KLINKE, DONALD HERMAN

Remains identified 10/21/94
One of nine men identified as "group remains" three others individually
identified.

Name: Donald Herman Klinke
Rank/Branch: E5/USAF
Unit: 16th SOS (PAF), Ubon, Thailand
Date of Birth: 18 February 1935
Home City of Record: West Sacramento CA
Date of Loss: 18 June 1972
Country of Loss: South Vietnam
Loss Coordinates: 161500N 1071200E (YC343978)
Status (in 1973): Missing In Action
Category: 2
Acft/Vehicle/Ground: AC130A
Refno: 1879

Other Personnel in Incident: Jacob Mercer; Richard Nyhof; Robert Wilson;
Leon A. Hunt; Larry J. Newman; Paul F. Gilbert; Stanley Lehrke; Robert
Harrison; Gerald F. Ayres; Richard M. Cole; Mark G. Danielson (all missing)

Source: Compiled by Homecoming II Project 15 June 1990 from one or more of
the following: raw data from U.S. Government agency sources, correspondence
with POW/MIA families, published sources, interviews.
Updated by the P.O.W. NETWORK 1998.

REMARKS:

SYNOPSIS: Lockheed's versatile C130 aircraft filled many roles in Vietnam,
including transport, tanker, gunship, drone controller, airborne battlefield
command and control center, weather reconnaissance, electronic
reconnaissance, and search, rescue and recovery.

The AC130, outfitted as a gunship, was the most spectacular of the modified
C130's. These ships pierced the darkness using searchlights, flares, night
observation devices that intensified natural light, and a variety of
electronic sensors such as radar, infared equipment and even low-level
television. On some models, a computer automatically translated sensor data
into instructions for the pilot, who kept his fixed, side-firing guns
trained on target by adjusting the angle of bank as he circled. The crew of
these planes were, therefore, highly trained and capable. They were highly
desirable "captures" for the enemy because of their technical knowledge.

1LT Paul F. Gilbert was the pilot of an AC130A gunship assigned a mission
near the A Shau Valley in the Republic of Vietnam on June 18, 1972. The
crew, totaling 15 men included MAJ Gerald F. Ayres, MAJ Robert H. Harrison,
CAPT Robert A. Wilson, CAPT Mark G. Danielson, TSGT Richard M. Cole Jr.,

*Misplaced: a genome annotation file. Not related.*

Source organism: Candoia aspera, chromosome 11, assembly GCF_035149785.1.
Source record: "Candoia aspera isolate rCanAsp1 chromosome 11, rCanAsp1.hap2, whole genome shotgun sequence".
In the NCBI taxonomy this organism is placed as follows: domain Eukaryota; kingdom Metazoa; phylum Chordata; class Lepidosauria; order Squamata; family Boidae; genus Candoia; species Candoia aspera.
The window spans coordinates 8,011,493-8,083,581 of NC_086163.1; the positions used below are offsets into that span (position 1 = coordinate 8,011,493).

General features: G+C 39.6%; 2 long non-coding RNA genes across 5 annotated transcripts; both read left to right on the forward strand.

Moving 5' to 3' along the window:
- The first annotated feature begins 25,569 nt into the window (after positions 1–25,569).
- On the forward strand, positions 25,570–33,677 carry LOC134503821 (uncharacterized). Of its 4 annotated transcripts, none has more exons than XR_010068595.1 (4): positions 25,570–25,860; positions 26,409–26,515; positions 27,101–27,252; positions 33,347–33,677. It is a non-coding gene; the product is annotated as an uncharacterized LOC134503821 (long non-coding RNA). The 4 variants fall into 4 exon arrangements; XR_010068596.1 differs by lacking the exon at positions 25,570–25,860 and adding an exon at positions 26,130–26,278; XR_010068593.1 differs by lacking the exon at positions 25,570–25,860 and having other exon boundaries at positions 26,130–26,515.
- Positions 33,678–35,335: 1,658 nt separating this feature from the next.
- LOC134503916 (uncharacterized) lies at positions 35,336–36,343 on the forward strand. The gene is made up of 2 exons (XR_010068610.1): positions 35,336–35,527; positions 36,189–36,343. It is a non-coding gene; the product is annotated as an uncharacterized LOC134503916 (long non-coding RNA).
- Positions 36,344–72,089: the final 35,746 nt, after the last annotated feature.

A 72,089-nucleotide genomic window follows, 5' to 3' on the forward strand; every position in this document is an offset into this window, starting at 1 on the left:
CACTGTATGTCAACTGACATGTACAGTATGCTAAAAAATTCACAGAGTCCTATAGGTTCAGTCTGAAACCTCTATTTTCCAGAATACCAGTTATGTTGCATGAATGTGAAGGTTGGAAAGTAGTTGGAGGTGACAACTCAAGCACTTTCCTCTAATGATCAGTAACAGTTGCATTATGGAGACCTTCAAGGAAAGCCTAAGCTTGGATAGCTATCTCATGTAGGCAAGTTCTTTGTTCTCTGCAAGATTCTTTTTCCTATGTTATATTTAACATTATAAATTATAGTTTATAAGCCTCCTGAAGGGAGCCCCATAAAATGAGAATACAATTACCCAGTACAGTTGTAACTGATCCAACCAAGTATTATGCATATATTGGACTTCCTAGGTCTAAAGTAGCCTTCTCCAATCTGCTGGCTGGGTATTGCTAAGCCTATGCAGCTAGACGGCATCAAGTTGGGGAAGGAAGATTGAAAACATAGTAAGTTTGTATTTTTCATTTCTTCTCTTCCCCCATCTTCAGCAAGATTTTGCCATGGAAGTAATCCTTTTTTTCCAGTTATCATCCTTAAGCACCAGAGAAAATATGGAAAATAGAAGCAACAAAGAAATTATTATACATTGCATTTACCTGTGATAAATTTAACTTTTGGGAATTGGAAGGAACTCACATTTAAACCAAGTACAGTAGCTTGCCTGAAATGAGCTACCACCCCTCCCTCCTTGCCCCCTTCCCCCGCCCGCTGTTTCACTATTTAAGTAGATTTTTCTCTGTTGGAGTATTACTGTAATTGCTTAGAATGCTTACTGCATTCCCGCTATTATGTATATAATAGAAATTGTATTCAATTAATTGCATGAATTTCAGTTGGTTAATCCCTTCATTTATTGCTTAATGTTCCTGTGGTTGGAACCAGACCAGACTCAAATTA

SSGT Donald H. Klinke, SSGT Richard E. Nyhof, SSGT Larry J. Newman, SGT Leon
A. Hunt, and SGT Stanley L. "Larry" Lehrke.

During the mission, the aircraft was hit by a surface-to-air missile (SAM)
and went down near the border of Laos and Vietnam. In fact, the first
location coordinates given to the families were indeed Laos, but were
quickly changed to reflect a loss just inside South Vietnam.

Three survivors of the crash were rescued the next day. After several years
of effort, some of the family members of the other crewmembers were able to
review part of their debriefings, which revealed that a bail-out order was
given, and that at least one unexplained parachute was observed, indicating
that at least one other airman may have safely escaped the crippled
aircraft.

In early 1985, resistance forces surfaced information which indicated that
SGT Mercer had survived the crash and was currently held prisoner. Parents
of another crew member, Mark G. Danielson, discovered a photograph of an
unidentified POW printed about 6 months after the crash, in their local
newspaper whom they were CONVINCED was Mark. It was several years, however,
before the U.S. Government allowed the Danielsons to view the film from
which the photo was taken. When they viewed the film, their certainty
diminished.

The hope that some of the twelve missing from the AC130A gunship has not
diminished, however. Since the war ended, over 10,000 reports relating to
Americans missing, prisoner or unaccounted for in Southeast Asia have been
received by the U.S. Government, including over 1,000 first-hand live
sighting reports.

Families who might be able to lay their anguish and uncertainty to rest are
taunted by these reports, wondering if their loved one is still alive,
abandoned and alone. Since a large portion of the information is classified,
it is impossible for the families to come to their own conclusions as to the
accuracy of the reports.

The fate of the twelve missing men from the gunship lost on June 18, 1972 is
unknown. What is certain is that the governments of Southeast Asia possess
far more knowledge than they have admitted to date. A large percentage of
the nearly 2500 missing Americans CAN be accounted for. There can be no
question that if even one American remains alive in captivity today, we have
a moral and legal obligation to do everything possible to bring him home.


                                                        [up1021.94 10/22/94]
UPn 10/21
U.S. MIA remains identified in Vietnam

   TRAVIS AIR FORCE BASE, Calif., Oct. 21 (UPI) -- Air Force officials
announced Friday they have identified the remains of 13 servicemen killed
during the Vietnam War, including 12 who were on the same aircraft when it
was shot down over Vietnam's A Shau Valley in 1972.....